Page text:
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Dr. Tryhard or How I learned to stop worrying and love the climb

Dr. Tryhard or How I learned to stop worrying and love the climb
By Olivia Harris (she/her)

To hear Joey tell it, we were characters in some fantasy novel- scrappy and determined to accomplish our goal. To hear Joey tell it, we stood back to back and fought dragons. To hear Joey tell it, we were emboldened adventurers, and I shouldered that bravery just as much as he did. I remember it differently.

I remember showing up to Joey’s house in classic Olivia fashion- late, a little hungover, running on four hours of sleep, and with cold leftover pizza in tow. We piled our gear into my Tacoma and headed off to Rumney on a beautiful October day. I remember feeling like this trip would cement my status as a “real” climber. I’d come back and say, “Me? Oh yeah, I’ve been to Rumney,” full of that arrogance that comes from walking into Mordor and back out again.

The parking lots were full and it was drizzling by the time we arrived; clearly we weren’t the only ones looking to prove ourselves this weekend. I stuffed the last piece of pizza in my cheek and we headed off towards our first of many adventures. Joey charged ahead and I stumbled along behind him, wheezing all the way. We found an open climb, and after consulting with the guidebook, decided to try our hand at “B-B-B-Buttress”, 5.9+.
Joey took the first lead, and I watched him climb higher and higher up the 100 ft line. This climb wasn’t your run of the mill jug haul- it was a gosh darn journey. The distance between each bolt provided a unique challenge, like chapters of the novel in which we found ourselves characters. First there was the bouldery start, where we needed to mantle off the ground to gain the first bolt. Then, about 40 ft up, was a fork in the road. Joey got off route here, and had to down climb a few exposed moves to get back on track. Then the climax of the story- a corner above a ledge 80 ft up. In order to clip the last two bolts before the chains, we had to stem up some loose rock. It felt like every other hold was marked with the cautionary white “x”, and the threat of decking on the ledge below was always just in the corner of my eye. But the final chapter was worth every second. A tight hand jam allowed me to reach the chains, and when at last I could look behind me I was level with the treetops. Glory, hard won.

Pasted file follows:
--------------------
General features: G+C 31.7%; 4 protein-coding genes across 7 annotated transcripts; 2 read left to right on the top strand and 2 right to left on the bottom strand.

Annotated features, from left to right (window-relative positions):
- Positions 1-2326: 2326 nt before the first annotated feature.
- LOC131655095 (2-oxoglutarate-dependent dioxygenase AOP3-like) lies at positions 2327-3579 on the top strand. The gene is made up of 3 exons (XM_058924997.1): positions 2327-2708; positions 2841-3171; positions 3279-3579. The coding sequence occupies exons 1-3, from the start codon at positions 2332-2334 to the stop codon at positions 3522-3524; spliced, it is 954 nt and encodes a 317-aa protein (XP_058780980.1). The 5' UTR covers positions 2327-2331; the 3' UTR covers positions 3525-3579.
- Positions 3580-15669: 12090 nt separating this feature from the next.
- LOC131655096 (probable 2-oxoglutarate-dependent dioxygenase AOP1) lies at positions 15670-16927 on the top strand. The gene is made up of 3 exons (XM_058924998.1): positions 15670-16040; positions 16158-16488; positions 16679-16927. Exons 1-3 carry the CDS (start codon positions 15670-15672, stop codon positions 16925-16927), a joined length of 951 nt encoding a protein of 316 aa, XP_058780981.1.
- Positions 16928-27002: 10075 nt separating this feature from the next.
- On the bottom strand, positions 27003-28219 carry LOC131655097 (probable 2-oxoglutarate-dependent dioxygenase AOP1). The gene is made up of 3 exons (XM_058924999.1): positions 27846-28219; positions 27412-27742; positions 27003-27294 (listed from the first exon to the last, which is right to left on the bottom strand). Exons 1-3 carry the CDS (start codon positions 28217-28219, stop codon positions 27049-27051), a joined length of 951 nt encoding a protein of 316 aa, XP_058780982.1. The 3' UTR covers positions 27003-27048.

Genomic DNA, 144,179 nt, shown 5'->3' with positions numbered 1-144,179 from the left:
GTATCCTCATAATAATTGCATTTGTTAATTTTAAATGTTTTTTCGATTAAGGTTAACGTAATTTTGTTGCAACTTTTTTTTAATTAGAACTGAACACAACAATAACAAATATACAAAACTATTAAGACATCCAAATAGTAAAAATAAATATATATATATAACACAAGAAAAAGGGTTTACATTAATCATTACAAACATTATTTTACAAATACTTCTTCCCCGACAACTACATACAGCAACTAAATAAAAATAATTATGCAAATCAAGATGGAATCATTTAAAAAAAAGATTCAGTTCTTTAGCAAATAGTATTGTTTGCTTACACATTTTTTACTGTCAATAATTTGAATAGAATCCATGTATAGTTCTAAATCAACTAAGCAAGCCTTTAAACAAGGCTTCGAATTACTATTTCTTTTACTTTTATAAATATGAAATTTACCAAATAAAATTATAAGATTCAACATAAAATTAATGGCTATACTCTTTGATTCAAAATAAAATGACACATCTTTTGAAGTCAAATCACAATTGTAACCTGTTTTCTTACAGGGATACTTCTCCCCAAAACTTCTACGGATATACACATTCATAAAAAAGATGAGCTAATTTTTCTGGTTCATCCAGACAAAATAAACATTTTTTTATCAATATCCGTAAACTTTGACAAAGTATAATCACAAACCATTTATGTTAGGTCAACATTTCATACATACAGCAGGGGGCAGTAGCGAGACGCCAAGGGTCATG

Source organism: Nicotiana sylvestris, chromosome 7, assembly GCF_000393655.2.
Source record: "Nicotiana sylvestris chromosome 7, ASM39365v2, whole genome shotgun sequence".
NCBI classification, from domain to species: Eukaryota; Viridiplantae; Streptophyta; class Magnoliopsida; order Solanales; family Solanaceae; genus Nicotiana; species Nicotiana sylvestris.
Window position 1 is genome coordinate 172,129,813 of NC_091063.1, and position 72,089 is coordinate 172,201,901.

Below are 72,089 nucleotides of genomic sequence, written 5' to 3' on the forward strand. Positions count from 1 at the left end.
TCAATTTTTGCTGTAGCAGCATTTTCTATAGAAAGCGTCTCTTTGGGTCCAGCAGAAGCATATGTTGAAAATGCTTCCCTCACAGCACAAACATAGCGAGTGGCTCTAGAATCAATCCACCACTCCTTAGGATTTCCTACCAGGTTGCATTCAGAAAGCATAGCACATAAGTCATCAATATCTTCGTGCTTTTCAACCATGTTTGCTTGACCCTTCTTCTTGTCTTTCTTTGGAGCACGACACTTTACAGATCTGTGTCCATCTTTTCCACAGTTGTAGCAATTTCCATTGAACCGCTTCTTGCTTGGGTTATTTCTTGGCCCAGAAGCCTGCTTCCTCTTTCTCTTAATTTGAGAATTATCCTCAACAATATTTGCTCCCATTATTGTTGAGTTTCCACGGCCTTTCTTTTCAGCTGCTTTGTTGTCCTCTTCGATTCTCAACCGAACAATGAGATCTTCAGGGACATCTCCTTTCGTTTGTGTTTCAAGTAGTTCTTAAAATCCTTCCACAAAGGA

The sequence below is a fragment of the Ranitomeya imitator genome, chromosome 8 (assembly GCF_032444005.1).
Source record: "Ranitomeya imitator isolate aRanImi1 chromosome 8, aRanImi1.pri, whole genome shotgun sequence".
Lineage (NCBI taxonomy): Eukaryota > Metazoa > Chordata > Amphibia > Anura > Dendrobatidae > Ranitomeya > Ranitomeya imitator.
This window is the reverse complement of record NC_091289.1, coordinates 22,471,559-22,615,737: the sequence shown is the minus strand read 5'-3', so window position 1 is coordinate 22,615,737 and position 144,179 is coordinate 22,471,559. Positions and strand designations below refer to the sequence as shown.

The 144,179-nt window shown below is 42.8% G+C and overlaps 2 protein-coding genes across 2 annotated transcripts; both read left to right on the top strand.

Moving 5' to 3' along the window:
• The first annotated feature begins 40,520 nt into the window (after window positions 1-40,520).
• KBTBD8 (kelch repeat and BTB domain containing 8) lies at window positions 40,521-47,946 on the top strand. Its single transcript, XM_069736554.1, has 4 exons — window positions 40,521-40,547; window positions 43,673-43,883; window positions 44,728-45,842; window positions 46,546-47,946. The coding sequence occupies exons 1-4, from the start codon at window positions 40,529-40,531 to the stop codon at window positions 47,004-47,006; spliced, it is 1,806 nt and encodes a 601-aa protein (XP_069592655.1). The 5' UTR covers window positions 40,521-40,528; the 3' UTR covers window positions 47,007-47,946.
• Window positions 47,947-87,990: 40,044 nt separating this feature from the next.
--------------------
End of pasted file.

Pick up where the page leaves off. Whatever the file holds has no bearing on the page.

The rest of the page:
I remember getting a few more climbs in that day before throwing in the towel. It was hard to find anything to climb. Each crag was either swarmed with groups or exposed to the drizzle that was quickly becoming true rain. At one point, we found ourselves at the base of the most epic of Rumney test pieces: “Predator”, 5.13b. We looked on in awe as someone fought, move by grueling move, through the roof. I remember leaning back as far as I could, craning my neck to watch and thinking, “That will never be me, thank god.”

The next day, Joey suggested we bail on Rumney and head to Marshfield Ledge in Southern Vermont. “Sounds great!” Two big objectives in one epic weekend. It was midafternoon by the time we arrived, staring up at the granite behemoth. I remember feeling good, I had already proved myself so this was just fodder for my story of this weekend. “And then we ticked some climbs at Marsfield, no biggie.”
Our objective was “Black Streak”, 5.9. Joey asked if I wanted the lead. “Sure! I love slab!” Famous last words. I started off strong, before noticing how much space it felt like there was between bolts.
“Where are all the holds???” I screamed down at one point, five bolts up.

“Holds…? It’s a slab, there’s not really…holds,” came the reply. “Wait, I thought you said you loved slab?” I could hear the gears turning in Joey’s head. He was one of my two climbing partners, and he had never climbed slab with me before. He also knew that my other partner and I almost always climbed at Upper West, which has no real slab climbing of note.
“Olivia, what slab climbs have you done?”

“Mr. Rodgers,” I called down. “Mr. Rodgers”, 5.7, Bolton Dome. Not a slab climb. Less than vertical, sure, but it has plenty of holds and is a classic first outdoor lead for many, myself included.